"Slinky" is the term commonly used rather than the imposing scientific name - curtate cycloid. When used with geothermal heat pump systems, the Slinky is a flattened, overlapped plastic pipe circular coiled ground loop heat exchanger. It concentrates the heat transfer surface into a smaller volume, requiring less land area and shorter trenching.
The compact slinky at 10 inch pitch is equivalent to 12 feet of pipe per foot of trench and will reduce trench length by about two-thirds compared to two-pipes at 4 and 6 foot depths.
An extended slinky at 56 inch pitch is equivalent to 4 feet of pipe per foot of trench and will reduce trench length by about one-third. Specific design lengths will vary with climate, soil and the geothermal heat pump's run fraction. Slinkys can be installed horizontally at the bottom of a 3 foot wide trench or vertically in a narrow trench.
Contractors have developed other Slinky configurations specifically to meet their installation needs. The coils are fabricated flat for transportation by tying the return pipe to the base of the coil. Before the coil is placed in the trench, the return pipe is cut free from the bottom and is installed on top of the coils. In this case, the spacing is about 20 inches between each loop and only intersect at the bottom.
In another method the coils are 30 to 32 inches in diameter making it easier to shape while the worker is standing up and the coils are tied together. Slinky assemblies can be fabricated on the job site, or pre-assembled in the shop on rainy days or slack periods using a simple fixture and later trucked to the job site.
In forming the slinky from a pipe roll, allow the pipe roll to remain in the same circular configuration as manufactured and shipped. A common mistake is to uncoil the pipe as if it were to be placed in a straight line. Begin with the outside coil of the pipe roll. The individual pipe coils are pulled from the roll to and through the fixture for tying, much the same way you would unroll a new garden hose.
Ties are applied with the coil in the fixture. They must be strong enough to hold the coil in position during fabrication, transportation and placement in the trench. After backfilling, the ties are of no value and can deteriorate with no adverse effect. Plastic wire tie wraps with metal catches is one alternative; re-bar wire ties is another. Some contractors prefer duct tape with a sufficient number of wraps. Duct tape secures the pipe over a wider area with less pressure and requires no special tools. The pipe is less likely to crimp and the cost is typically less.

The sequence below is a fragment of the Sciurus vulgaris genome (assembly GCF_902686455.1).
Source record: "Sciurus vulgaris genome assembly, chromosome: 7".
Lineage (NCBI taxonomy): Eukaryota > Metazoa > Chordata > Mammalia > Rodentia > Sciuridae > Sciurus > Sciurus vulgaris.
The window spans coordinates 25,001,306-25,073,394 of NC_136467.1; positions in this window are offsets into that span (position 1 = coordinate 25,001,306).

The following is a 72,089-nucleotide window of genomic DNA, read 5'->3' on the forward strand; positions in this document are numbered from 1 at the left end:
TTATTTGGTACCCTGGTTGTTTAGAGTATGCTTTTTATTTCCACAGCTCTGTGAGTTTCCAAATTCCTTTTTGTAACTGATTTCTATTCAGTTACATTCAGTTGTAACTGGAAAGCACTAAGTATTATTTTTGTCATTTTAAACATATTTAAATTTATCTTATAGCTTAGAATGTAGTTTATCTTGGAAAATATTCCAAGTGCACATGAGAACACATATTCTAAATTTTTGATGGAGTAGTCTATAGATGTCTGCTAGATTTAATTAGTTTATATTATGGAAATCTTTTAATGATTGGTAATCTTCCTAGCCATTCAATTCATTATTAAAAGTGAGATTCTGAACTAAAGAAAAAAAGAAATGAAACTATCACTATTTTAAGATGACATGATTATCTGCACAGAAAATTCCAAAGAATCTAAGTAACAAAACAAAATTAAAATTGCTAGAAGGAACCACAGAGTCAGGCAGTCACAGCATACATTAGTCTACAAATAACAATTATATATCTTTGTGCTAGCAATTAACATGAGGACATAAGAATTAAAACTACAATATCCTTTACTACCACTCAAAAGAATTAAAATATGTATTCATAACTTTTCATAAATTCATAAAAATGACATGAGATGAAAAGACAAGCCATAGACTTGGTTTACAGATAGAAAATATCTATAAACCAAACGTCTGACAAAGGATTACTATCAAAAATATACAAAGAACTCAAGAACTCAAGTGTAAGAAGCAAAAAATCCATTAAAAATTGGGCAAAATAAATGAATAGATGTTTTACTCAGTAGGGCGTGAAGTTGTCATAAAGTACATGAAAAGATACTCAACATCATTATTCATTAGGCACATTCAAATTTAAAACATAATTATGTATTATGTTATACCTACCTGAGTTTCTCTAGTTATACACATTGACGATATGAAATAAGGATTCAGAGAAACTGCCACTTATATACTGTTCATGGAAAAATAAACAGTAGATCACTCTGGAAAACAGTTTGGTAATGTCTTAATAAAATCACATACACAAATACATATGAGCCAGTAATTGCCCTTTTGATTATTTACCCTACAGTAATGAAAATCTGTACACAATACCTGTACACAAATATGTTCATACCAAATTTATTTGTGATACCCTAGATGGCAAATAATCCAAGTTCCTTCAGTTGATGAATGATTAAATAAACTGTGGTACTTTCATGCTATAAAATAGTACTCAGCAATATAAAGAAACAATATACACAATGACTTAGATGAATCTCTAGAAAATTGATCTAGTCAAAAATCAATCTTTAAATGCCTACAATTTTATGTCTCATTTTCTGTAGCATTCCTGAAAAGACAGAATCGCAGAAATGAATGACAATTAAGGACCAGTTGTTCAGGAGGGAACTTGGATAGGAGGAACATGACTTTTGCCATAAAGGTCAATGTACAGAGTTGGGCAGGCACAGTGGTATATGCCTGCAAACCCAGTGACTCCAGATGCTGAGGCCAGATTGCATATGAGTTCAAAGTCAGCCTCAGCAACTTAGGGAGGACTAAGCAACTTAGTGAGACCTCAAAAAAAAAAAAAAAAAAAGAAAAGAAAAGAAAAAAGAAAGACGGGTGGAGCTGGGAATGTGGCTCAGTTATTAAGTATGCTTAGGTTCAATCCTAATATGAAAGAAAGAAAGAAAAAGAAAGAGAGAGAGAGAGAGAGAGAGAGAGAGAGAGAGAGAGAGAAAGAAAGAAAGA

Tie spacing is about 10 inches between each loop. The pipe does overlap and is tied where the loops intersect at top and bottom. With the extended slinky, the loops are tied where they intersect.
Evaluation tests conducted by Pennsylvania Power and Light Company indicated:
- No significant difference was found in the performance of a vertically versus a horizontally installed Slinky
- Proper backfilling is critical for good performance
- Horizontal installations seemed easier to properly backfill
- Loops for one circulator should use no more than 750 to 800 feet of pipe to minimize pressure losses and maintain turbulent flow
PP&L recommends for each ton of capacity a 100 foot trench, 3 feet wide and 6 feet deep in the Slinky area, 4 feet deep in the pipe header area, using 750 to 800 feet of ¾-inch pipe on a 17 inch pitch.
There are a number of new ways the "Slinky" coil concept is being applied. For example, a Georgia contractor innovated a way to install the coils vertically in shallower - 20 to 30 feet deep - but larger diameter boreholes. A series of plastic strips keep the coils properly spaced when the assembly goes into the ground. The saving is in the installation time. Other such innovative improvements will no doubt be made as more installations are completed.